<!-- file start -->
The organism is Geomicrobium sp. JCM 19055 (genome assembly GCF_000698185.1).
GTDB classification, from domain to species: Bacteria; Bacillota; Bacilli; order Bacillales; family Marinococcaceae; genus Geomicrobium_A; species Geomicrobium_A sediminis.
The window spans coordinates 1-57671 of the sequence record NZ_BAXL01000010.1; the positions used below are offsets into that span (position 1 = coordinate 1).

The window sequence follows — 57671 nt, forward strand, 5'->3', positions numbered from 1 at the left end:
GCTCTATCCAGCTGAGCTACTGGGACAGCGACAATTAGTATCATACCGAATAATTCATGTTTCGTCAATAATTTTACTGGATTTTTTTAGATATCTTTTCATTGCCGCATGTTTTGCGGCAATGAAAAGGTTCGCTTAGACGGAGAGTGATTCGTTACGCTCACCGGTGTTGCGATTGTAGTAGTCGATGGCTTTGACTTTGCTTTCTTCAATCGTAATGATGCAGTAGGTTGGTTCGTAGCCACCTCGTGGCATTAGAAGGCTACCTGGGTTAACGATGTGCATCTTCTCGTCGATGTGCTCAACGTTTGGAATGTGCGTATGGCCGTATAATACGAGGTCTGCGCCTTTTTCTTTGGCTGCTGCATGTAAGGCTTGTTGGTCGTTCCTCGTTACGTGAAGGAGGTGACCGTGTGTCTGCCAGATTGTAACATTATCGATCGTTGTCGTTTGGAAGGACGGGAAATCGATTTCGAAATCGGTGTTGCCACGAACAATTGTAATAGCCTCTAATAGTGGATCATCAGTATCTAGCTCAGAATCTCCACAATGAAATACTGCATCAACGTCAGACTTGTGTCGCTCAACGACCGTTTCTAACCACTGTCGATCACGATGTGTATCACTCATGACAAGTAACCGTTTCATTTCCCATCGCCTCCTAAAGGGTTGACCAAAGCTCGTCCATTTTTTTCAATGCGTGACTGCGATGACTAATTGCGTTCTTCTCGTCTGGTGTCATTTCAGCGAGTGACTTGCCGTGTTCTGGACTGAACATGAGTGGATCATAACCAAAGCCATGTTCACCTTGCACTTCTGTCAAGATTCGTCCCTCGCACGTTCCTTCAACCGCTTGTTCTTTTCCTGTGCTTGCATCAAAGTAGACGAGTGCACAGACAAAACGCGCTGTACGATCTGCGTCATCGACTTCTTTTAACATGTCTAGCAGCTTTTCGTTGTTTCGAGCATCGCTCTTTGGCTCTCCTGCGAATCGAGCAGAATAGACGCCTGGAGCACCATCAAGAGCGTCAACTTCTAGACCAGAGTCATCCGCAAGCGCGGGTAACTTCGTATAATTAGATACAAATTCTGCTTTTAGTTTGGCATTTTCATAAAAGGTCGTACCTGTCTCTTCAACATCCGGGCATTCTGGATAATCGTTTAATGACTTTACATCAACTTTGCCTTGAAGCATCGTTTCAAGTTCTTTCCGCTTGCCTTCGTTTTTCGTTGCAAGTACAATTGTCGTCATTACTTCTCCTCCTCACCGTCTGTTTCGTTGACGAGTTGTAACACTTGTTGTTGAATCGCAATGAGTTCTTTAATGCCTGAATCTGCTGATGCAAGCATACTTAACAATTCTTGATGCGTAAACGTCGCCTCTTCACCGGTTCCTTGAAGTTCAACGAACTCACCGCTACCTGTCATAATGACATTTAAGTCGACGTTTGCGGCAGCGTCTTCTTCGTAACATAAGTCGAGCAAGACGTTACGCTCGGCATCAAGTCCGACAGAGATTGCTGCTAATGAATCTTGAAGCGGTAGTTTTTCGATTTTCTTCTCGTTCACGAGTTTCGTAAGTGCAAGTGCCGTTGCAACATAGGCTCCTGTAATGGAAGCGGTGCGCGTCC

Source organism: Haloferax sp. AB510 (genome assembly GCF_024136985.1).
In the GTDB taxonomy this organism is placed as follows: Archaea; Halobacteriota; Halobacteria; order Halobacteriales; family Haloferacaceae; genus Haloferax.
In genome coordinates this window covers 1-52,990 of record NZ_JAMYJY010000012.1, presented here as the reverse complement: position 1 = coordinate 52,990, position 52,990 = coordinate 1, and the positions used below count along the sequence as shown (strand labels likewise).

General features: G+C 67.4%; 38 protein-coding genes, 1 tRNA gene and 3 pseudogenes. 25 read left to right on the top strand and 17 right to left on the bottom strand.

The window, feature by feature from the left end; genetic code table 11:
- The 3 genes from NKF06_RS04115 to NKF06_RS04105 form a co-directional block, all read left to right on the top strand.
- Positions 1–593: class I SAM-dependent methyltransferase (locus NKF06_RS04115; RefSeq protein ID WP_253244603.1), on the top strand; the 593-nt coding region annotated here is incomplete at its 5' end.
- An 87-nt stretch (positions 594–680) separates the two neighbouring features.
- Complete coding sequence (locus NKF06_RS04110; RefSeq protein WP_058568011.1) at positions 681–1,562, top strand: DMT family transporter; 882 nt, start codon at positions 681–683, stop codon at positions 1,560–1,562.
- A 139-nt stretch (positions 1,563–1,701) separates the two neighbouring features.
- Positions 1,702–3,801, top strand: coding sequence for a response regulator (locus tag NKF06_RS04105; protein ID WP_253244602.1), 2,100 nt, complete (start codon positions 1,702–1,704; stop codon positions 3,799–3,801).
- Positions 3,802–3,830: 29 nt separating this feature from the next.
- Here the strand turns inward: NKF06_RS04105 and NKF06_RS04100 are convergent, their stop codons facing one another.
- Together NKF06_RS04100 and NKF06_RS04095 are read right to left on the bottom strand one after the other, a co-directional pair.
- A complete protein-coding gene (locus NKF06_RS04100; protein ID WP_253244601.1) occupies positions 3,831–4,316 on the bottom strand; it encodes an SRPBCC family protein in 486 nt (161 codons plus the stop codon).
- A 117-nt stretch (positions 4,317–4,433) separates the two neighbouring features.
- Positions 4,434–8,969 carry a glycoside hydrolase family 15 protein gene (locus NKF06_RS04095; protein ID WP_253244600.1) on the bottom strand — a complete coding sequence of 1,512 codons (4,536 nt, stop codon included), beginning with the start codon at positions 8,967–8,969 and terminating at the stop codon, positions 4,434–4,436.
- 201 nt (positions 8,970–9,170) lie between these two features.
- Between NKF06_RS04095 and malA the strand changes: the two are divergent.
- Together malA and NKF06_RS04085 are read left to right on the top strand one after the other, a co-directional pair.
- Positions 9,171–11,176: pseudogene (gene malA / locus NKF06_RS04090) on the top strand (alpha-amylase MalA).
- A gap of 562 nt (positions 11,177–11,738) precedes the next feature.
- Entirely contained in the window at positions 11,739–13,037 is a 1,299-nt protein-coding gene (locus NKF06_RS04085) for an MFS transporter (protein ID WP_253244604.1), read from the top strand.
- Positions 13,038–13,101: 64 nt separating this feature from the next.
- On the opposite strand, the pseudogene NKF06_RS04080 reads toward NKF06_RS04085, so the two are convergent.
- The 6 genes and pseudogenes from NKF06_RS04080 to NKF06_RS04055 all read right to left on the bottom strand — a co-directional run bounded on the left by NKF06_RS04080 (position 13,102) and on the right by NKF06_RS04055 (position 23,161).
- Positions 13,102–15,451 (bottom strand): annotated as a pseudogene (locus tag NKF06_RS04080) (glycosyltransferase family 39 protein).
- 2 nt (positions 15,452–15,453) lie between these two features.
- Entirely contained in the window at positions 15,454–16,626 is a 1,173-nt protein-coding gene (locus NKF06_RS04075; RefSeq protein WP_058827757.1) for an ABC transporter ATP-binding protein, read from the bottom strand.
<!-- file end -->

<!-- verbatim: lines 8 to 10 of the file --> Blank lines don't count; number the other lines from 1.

In genome coordinates this window covers 1-52,990 of record NZ_JAMYJY010000012.1, presented here as the reverse complement: position 1 = coordinate 52,990, position 52,990 = coordinate 1, and the positions used below count along the sequence as shown (strand labels likewise).

General features: G+C 67.4%; 38 protein-coding genes, 1 tRNA gene and 3 pseudogenes. 25 read left to right on the top strand and 17 right to left on the bottom strand.

The window, feature by feature from the left end; genetic code table 11: